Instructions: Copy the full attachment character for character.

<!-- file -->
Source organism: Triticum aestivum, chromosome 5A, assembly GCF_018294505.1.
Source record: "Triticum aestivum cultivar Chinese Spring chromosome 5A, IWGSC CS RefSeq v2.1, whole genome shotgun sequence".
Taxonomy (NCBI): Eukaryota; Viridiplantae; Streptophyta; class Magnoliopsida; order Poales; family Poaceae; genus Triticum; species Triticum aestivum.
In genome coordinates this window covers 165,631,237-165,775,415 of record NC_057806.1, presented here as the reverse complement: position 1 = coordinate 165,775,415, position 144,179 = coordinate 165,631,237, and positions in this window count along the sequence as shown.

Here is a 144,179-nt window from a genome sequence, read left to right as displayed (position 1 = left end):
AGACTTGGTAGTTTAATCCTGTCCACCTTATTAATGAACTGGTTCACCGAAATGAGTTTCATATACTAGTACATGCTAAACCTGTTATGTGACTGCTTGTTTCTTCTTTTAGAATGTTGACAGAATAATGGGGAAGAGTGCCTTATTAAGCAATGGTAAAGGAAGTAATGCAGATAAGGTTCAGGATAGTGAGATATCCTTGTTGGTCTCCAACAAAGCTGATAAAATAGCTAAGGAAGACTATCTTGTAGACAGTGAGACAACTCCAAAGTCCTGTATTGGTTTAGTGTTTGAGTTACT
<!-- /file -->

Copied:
Source organism: Triticum aestivum, chromosome 5A, assembly GCF_018294505.1.
Source record: "Triticum aestivum cultivar Chinese Spring chromosome 5A, IWGSC CS RefSeq v2.1, whole genome shotgun sequence".
Taxonomy (NCBI): Eukaryota; Viridiplantae; Streptophyta; class Magnoliopsida; order Poales; family Poaceae; genus Triticum; species Triticum aestivum.
In genome coordinates this window covers 165,631,237-165,775,415 of record NC_057806.1, presented here as the reverse complement: position 1 = coordinate 165,775,415, position 144,179 = coordinate 165,631,237, and positions in this window count along the sequence as shown.

Here is a 144,179-nt window from a genome sequence, read left to right as displayed (position 1 = left end):
AGACTTGGTAGTTTAATCCTGTCCACCTTATTAATGAACTGGTTCACCGAAATGAGTTTCATATACTAGTACATGCTAAACCTGTTATGTGACTGCTTGTTTCTTCTTTTAGAATGTTGACAGAATAATGGGGAAGAGTGCCTTATTAAGCAATGGTAAAGGAAGTAATGCAGATAAGGTTCAGGATAGTGAGATATCCTTGTTGGTCTCCAACAAAGCTGATAAAATAGCTAAGGAAGACTATCTTGTAGACAGTGAGACAACTCCAAAGTCCTGTATTGGTTTAGTGTTTGAGTTACT